Thursday, November 9, 2017

Rolling Stone 50 -- November 9, 2017

Fifty years ago today, on 09-November-1967, Rolling Stone Magazine published its first issue in San Francisco.  Jann Wenner and San Francisco Chronicle music critic Ralph J Gleason created it to cover music.  Wenner hired many writers who became famous, like Hunter S Thompson.  I didn't have the money to read it regularly, but I picked up issues when they had interesting stories or photos. 


Tuesday, November 7, 2017

"Kerensky Deposed" Is Report From Petrograd As Russian Pacifists Revolt -- November 7, 2017

Today is the 100th anniversary of the beginning of the Bolshevik Revolution in Russia.  I know that today is November, but in Russia, where they were still using the Julian calendar, it was 25-October-1917.  

The poster is from October, a film made by  Grigori Aleksandrov and Sergei Eisenstein to celebrate the tenth anniversary of the revolution. Outside of the Soviet Union, it was recut and released as October: Ten Days That Shook the World.  

The article is from the 08-November-1917 Washington Times.  I never thought of the Bolsheviks as pacifists, but they wanted an immediate separate peace with the Central Powers.  

The Maximalists had been a radical party in the Russian Empire.  

"Kerensky Deposed" Is Report From Petrograd As Russian Pacifists Revolt  

Bolsheviki Looked for to Propose Immediate Distributionof Land to Peasants -- Slavs in London Discredit Rumors

News of the overthrow of Kerensky by the pacifists in Russia, caused a general slump in Wall Street today. Most of the issues, and especially the war stocks', dropped suddenly, and at 2 o'clock there was no sign of a recovery.

LONDON, Nov. 8. -- Russian pacifists rose in open revolt today; A wireless from Petrograd declares "the garrison and the proletariat have deposed Kerensky."

Dispatches from Petrograd, even, though carefully censored by the Bolsheviki forces now controlling the telegraph stations, indicate that in Petrograd what amounts to a civil war is probably on today.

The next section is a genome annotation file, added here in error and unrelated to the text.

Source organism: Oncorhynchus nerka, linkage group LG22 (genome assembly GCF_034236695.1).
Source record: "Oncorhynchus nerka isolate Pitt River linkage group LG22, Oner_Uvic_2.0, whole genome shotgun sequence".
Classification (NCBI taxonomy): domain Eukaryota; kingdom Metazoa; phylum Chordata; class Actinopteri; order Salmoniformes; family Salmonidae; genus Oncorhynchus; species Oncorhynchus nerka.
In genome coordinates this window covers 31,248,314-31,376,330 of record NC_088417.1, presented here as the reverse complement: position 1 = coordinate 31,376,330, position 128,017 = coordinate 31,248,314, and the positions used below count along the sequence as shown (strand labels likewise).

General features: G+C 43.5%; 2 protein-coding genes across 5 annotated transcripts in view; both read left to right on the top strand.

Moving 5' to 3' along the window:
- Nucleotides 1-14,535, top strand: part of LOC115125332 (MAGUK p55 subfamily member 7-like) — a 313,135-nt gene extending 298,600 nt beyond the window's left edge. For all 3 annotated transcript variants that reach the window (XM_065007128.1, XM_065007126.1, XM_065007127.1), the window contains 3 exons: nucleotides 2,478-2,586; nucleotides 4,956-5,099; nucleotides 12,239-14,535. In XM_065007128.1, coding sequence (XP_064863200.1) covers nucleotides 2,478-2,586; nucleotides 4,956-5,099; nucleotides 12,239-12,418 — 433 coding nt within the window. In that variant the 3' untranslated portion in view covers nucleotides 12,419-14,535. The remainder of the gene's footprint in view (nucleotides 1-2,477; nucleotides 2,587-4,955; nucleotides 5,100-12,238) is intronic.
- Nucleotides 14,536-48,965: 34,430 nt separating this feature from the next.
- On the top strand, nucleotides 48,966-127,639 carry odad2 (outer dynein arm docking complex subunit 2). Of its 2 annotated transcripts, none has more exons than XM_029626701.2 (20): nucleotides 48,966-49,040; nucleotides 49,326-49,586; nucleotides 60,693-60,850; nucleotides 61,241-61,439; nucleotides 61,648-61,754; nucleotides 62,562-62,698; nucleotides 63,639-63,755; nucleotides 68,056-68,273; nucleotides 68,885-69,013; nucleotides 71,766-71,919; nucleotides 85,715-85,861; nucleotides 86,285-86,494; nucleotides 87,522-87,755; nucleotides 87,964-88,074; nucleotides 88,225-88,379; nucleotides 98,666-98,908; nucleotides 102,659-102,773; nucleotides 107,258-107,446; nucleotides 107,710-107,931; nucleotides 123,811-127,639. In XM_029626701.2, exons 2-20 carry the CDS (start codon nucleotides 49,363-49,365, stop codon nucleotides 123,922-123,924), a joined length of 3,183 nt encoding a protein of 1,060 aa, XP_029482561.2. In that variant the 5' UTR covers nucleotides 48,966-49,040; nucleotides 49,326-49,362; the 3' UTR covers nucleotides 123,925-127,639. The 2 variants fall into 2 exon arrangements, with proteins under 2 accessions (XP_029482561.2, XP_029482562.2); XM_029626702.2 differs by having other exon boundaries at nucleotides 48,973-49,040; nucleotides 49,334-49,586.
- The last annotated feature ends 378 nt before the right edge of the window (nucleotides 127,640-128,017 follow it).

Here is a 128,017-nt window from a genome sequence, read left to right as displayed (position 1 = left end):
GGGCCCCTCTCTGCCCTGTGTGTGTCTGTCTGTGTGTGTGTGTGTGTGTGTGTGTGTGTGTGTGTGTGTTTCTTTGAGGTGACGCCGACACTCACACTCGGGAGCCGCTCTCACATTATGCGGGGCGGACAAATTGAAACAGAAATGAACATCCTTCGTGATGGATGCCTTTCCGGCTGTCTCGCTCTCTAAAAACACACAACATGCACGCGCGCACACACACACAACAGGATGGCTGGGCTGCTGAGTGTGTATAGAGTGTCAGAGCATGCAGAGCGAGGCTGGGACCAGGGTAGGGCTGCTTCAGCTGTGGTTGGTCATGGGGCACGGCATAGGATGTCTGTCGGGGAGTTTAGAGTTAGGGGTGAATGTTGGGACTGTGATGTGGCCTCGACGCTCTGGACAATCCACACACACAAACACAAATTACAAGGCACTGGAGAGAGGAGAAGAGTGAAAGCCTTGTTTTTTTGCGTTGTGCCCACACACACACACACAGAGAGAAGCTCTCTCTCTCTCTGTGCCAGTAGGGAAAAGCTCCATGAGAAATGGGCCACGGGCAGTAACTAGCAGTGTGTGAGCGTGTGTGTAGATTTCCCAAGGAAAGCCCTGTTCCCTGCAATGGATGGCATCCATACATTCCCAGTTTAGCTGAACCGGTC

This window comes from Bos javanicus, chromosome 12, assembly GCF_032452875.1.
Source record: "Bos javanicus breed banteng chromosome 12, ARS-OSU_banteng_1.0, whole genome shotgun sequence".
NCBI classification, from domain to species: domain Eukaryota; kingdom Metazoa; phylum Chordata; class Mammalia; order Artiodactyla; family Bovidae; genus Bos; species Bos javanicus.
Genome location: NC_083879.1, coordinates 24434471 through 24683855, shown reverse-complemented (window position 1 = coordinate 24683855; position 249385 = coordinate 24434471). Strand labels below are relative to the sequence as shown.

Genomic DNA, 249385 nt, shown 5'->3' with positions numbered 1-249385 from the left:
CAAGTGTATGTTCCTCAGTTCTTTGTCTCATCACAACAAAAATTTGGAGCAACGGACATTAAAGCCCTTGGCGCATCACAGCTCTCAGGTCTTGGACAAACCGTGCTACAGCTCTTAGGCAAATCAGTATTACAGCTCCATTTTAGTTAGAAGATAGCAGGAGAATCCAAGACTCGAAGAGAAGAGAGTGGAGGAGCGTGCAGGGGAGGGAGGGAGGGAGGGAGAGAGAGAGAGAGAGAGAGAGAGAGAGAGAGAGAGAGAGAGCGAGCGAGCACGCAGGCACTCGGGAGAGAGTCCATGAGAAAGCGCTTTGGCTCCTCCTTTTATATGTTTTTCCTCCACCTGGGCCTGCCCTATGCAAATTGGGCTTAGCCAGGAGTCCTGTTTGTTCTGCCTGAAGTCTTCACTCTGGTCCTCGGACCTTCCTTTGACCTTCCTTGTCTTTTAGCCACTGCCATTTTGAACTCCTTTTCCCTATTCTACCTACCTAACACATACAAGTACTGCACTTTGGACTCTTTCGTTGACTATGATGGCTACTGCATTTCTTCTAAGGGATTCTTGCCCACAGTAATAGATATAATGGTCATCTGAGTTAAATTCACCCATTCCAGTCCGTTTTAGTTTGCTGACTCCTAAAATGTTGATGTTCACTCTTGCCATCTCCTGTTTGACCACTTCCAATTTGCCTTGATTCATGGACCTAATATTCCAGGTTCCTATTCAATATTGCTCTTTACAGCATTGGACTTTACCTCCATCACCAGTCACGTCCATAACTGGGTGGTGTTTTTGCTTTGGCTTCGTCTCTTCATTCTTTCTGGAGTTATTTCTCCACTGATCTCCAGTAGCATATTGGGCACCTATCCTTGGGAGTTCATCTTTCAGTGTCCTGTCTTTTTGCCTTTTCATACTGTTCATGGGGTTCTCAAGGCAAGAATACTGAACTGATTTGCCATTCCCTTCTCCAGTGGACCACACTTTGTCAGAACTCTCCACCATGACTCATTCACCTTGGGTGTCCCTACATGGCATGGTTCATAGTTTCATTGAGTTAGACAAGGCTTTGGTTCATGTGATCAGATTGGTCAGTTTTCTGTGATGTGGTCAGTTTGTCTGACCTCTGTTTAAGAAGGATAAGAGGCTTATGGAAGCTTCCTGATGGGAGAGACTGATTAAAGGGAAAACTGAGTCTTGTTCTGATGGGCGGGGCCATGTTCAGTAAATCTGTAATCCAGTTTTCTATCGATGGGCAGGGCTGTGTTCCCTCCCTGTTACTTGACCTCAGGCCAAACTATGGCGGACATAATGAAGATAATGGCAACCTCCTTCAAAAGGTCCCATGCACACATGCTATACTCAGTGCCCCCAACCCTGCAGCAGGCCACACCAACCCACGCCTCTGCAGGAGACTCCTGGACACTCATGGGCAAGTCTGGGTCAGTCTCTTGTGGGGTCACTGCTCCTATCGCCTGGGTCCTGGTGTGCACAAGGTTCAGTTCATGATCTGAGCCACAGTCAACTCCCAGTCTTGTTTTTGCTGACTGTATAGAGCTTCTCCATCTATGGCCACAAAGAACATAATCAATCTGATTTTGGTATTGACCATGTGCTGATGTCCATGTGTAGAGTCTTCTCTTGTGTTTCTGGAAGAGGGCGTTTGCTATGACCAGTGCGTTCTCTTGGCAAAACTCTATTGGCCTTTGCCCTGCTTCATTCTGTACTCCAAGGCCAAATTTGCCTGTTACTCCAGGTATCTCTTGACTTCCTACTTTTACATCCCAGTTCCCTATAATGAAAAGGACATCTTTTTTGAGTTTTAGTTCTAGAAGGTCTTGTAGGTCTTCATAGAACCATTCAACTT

It is reported the Bolsheviki leaders will immediately sue for a separate peace with Germany.

Proclaims Hold on City.

The Soviet (council) of the Petrograd branch of the soldiers and workmen, which la notoriously Bolsheviki. and completely under the domination of Leon Trotsky, pacifist and antiwar advocate, on Wednesday formally proclaimed its "possession of Petrograd," according to a Reuter dispatch received early today.

The newly styled government, it was declared, proposes an immediate peace and immediate distribution of all land to the peasants.

The Bolsheviki manifesto summons at once a constituent assembly to administer Russia.

In some quarters the Petrograd dispatches are discounted in a measure, because, it is pointed out, the Maximalist and pacifist revolters control the cables and other means of communication with the Russian capital and would be likely to exaggerate their revolt.

Kerensky Policy Opposed.

Russians here emphasize the fact that Petrograd alone is affected by the Soviet uprising. The workmen and soldiers council there has always been pacifists and opposed to all Premier Kerensky's measures looking to continuance of the war.

 Workmen's and soldiers' councils in other sections of Russia, however, have been loyal to the provisional government. The revolt, therefore, must be regarded on all surface indications as affecting Petrograd. and not Russia aa a whole, although the Bolsheviki would naturally seek to claim their movement as a natlonal one.

The people as a whole, it is said, do not favor the Maximalist plan, and one of the most favorable  moves in the interest of Kerensky has been refusal of the soldiers on the north front to desert. They have promised full support in putting down the Maximalist revolt.

The Women's Legion of Death is said to be encamped in front of Kerenskys residence doing guard duty.  Their definite stand for the premier may influence other army divisions.

PETROGRAD, Nov. . (No date in original - JT) -- The crisis between the provisional government and the local Bolsheviki council of Workmen and soldiers approached the pointed (point? - JT) of an armed break today.

Leon Trotsky, president of the Soviet, issued a statement declares (declaring? - JT) that the provisional government was nonexistent.